MIG Welding

New welders just learning how to weld should start with metal inert gas (MIG) welding, also known as gas metal arc welding (GMAW). MIG is a type of electric arc welding, which relies on creating an electrical circuit that runs through the objects to be welded together and a welding wire, which acts as an electrode.

When the welding wire touches the metal object, the circuit is completed. The wire is then pulled back a short distance, causing an electric arc that heats up to thousands of degrees Fahrenheit, melting the wire and partially melting the two pieces of metal. This creates a melt pool where all three metals merge to become one as it cools and solidifies, leaving a bead along the welded seam.

As the welding action continues down the seam, the wire melts off and more wire is fed continuously from the tip of the welding gun. At the same time, a gas is diffused from the gun, spreading around the arc to shield the welded area from contaminants in the air, such as oxygen and nitrogen.

TIG Welding

Tungsten inert gas (TIG) welding requires more skill and takes longer than MIG welding, but it offers more precision. TIG, also known as gas tungsten arc welding (GTAW), can be used to weld aluminum and alloys, such as 4130 chrom-moly.

TIG welding is similar to MIG, but instead of a consumable wire, the electrode used is a tungsten metal rod inside the welding gun. The welder holds the gun in one hand while feeding a filler rod in the other hand. As the arc creates a melt puddle from the two work pieces, the heat of the melt puddle melts the filler rod, so that all three mix together in the puddle. Like MIG welding, TIG welding guns disperse a shielding gas to protect the new weld.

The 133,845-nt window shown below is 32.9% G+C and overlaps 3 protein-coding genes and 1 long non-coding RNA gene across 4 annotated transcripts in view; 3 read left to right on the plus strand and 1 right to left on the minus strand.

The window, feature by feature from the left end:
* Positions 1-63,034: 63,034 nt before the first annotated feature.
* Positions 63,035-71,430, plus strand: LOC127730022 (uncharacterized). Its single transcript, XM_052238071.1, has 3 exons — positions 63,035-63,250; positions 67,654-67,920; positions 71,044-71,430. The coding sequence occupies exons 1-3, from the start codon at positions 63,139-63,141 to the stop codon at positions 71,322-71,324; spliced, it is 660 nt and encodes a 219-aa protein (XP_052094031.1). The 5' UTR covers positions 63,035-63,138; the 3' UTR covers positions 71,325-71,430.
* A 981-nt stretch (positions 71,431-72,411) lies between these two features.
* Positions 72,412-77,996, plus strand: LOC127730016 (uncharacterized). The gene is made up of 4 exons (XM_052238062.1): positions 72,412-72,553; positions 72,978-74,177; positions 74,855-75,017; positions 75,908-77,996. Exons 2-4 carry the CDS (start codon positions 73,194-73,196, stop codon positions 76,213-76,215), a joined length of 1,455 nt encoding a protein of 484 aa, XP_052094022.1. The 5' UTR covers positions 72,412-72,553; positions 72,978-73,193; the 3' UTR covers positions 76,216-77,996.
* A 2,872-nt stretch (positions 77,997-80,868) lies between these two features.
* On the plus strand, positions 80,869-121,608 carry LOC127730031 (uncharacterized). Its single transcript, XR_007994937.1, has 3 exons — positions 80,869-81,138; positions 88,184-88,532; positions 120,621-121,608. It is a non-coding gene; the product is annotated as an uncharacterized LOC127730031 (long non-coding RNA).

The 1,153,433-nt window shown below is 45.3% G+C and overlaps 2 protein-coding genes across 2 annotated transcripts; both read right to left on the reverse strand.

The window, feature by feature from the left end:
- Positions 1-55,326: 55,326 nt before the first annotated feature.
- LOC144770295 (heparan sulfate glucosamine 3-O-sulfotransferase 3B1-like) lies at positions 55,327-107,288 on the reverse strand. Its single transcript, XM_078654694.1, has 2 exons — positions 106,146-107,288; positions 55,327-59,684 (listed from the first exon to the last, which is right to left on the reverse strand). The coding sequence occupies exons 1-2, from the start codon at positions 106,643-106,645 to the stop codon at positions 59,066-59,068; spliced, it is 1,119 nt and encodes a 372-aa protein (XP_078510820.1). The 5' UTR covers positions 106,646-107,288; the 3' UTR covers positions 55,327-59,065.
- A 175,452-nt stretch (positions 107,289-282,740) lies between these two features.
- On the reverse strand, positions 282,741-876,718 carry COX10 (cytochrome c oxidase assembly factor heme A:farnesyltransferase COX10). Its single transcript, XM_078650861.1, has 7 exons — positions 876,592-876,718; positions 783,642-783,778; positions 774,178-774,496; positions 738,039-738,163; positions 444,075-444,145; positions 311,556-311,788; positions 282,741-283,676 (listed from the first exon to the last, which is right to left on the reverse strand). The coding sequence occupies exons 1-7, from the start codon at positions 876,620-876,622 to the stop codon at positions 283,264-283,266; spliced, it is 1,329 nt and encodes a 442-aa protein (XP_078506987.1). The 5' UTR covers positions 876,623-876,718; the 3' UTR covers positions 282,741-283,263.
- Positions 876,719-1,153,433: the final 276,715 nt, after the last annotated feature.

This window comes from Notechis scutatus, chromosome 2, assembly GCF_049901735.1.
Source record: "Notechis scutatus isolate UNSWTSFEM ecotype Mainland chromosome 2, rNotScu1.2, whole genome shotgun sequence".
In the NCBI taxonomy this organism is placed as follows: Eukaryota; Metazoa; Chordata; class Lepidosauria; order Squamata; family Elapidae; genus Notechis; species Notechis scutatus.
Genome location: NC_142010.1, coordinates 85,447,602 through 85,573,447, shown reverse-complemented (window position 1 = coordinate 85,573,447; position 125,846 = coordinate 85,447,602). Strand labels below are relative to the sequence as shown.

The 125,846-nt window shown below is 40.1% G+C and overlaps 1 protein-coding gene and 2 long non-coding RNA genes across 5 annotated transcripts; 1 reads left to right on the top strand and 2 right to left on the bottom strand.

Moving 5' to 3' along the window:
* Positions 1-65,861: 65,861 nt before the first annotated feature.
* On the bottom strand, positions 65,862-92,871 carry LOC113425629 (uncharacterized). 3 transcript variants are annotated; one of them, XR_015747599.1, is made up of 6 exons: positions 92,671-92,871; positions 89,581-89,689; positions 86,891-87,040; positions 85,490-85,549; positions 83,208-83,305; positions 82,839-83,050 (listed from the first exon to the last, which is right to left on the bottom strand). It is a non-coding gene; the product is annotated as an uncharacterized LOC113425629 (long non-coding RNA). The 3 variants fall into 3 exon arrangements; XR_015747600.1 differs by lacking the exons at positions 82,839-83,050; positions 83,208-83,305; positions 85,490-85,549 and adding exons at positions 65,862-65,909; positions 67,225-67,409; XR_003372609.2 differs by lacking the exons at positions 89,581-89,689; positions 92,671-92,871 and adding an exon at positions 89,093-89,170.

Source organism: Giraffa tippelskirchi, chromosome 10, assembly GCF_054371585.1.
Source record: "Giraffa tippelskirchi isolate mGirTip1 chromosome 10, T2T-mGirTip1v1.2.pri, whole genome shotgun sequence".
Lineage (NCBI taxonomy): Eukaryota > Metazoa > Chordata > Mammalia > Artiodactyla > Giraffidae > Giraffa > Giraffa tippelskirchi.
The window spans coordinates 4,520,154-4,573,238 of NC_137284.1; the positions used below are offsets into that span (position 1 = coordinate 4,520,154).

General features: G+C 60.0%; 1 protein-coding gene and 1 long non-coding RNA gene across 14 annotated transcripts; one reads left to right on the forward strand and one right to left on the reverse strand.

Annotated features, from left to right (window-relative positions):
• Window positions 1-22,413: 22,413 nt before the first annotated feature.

A TIG welding machine also includes a foot pedal to adjust the current running through the electrical circuit created between the metal objects and the tungsten electrode. This can be used to slowly increase or decrease the heat applied to the metal, which can help prevent brittleness caused by thermal shock.

Flux-Cored Welding

A third type of welding, called flux-cored arc welding (FCAW), uses a continuously fed electrode tube in place of the wire used for MIG welding. The tube is metal on the outside, with a flux agent in the core. As the flux melts during welding action, it creates a liquid slag and gas that shields the weld from contaminants. This provides better protection for the weld than the shield gas used in MIG welding, especially where strong breezes might disperse the gas, but it also results in more spatter which must be cleaned up afterwards.

Stick Welding